Competency – comes from developing the right experience and background to work in the company. Current business owners should be objective in matching future business requirements against the abilities of the next generation.

It may be a good idea for the designated successor to get outside experience in other (perhaps larger) firms, and/or to attend a reputable Management Training Centre from which a variety of short or longer courses are widely available. Alternatively, an experienced mentor (such as a CMC Partner) can do excellent work and facilitate on-the-job learning.

Commitment – Future success is unlikely if the next generation does not have the same belief in the founder’s business goals and philosophies. Sadly, many sons and daughters are drawn into the business through blind loyalty to their parents’ dreams and expectations, with little thought for their own aims and aspirations.

Character – is the most critical aspect of leadership. It arises from individual personality, and a vast reservoir of information, experiences and interactions. Business owners should assess the character and leadership qualities of their offspring before saddling them with a level of responsibility that calls for motivational as well as strategic and operational flair.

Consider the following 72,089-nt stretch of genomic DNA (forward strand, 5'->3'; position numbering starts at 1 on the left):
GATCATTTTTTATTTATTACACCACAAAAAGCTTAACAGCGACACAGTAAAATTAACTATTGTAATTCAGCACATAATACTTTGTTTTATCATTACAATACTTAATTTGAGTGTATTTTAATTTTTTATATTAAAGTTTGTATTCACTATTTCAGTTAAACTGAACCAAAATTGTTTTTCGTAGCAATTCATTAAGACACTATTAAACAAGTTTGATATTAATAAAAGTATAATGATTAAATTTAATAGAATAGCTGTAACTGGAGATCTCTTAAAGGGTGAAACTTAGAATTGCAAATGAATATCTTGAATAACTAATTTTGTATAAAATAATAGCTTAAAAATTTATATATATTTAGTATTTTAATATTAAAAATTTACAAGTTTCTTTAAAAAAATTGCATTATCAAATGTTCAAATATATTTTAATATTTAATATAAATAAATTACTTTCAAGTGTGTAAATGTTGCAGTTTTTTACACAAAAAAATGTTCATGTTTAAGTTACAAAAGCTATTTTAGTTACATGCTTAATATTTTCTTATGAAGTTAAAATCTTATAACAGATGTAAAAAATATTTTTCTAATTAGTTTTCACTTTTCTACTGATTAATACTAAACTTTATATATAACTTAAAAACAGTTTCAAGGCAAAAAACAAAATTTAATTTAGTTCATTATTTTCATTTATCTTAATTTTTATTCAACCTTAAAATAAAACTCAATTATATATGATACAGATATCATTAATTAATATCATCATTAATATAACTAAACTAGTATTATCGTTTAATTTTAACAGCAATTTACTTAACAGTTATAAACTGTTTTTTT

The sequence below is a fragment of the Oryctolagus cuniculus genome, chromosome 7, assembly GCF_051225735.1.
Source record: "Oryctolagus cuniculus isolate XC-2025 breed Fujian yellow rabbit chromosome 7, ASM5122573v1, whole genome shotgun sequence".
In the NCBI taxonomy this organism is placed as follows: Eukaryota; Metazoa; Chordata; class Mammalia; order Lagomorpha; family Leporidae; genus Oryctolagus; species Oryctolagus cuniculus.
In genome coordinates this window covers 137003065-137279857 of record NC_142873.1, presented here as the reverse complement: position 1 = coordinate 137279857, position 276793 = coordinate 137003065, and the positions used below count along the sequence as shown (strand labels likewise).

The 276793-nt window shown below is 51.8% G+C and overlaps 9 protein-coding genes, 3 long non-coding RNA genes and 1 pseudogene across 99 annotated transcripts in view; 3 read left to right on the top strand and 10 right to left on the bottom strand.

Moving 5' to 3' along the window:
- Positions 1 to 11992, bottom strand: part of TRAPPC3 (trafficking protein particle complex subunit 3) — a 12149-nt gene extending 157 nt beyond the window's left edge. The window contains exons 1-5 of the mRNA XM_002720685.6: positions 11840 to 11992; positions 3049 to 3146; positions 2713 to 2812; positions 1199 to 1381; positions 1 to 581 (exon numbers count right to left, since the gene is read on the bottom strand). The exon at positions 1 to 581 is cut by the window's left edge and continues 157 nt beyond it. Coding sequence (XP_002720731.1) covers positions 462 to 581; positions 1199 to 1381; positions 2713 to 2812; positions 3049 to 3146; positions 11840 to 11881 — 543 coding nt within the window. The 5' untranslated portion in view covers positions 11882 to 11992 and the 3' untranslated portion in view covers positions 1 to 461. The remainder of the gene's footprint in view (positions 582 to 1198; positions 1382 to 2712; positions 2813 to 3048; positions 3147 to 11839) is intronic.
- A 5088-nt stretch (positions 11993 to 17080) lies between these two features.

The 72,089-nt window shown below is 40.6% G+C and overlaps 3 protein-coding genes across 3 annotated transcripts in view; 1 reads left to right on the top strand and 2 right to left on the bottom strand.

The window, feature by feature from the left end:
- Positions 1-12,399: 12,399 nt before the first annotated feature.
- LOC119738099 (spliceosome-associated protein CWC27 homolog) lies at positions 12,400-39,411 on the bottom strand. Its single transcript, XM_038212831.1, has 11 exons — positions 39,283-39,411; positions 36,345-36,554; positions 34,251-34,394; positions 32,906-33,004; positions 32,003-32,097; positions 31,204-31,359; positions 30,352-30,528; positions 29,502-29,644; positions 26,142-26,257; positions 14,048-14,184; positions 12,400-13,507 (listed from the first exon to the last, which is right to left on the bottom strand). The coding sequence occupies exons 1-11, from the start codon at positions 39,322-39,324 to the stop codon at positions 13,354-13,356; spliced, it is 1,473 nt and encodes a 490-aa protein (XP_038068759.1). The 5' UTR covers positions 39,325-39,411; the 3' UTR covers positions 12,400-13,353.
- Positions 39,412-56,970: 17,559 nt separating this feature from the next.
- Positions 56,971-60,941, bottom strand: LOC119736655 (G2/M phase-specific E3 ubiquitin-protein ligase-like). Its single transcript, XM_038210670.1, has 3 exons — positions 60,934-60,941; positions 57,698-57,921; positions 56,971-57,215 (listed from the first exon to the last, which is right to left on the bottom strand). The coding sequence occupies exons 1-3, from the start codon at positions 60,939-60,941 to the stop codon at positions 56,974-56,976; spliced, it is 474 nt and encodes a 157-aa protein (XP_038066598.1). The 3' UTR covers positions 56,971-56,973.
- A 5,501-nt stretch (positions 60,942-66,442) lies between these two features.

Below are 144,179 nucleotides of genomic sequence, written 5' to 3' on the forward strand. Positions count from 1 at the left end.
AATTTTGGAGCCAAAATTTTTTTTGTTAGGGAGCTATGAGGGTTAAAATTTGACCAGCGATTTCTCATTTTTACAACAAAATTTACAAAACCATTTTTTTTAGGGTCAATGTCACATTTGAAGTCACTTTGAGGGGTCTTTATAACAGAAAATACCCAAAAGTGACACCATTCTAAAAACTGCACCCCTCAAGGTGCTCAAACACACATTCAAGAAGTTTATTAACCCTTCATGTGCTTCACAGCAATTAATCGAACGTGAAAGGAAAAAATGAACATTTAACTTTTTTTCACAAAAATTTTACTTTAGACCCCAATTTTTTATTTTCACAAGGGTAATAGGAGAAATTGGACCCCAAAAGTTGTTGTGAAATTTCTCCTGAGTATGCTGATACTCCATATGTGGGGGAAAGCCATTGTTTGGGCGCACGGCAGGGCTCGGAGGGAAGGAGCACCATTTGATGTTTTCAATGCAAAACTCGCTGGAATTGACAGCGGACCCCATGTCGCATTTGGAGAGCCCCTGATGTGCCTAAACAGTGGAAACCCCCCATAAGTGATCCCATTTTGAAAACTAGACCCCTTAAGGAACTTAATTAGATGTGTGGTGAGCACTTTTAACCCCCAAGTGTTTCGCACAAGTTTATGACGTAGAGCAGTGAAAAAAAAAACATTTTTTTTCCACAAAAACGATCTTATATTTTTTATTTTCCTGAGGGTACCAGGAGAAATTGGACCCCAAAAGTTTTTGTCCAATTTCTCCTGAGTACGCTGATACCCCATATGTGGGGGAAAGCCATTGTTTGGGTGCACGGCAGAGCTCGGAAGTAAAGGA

The more someone is aware of his/her personal and professional demeanour, the more successful will he/she be as a leader. This will almost certainly require the help and guidance of their forbears or someone like the aforementioned CMC mentor.

So we should set aside all the myths surrounding the success or failure of family businesses. Put simply, the next generation can lead family-owned businesses to greater success when the preceding generation provides the right preparatory support and commitment. In this, they may learn from the well-honed business and human resource practices of non-family businesses.

CMC Partners are well-placed to support smaller businesses that may lack the necessary internal resource for effective family succession planning and advise on whether or not a straight business sale might be preferable to a family handover.

Ten ways to ensure your family business does not implode from family matters

Ten ways to ensure your family business does not implode from family matters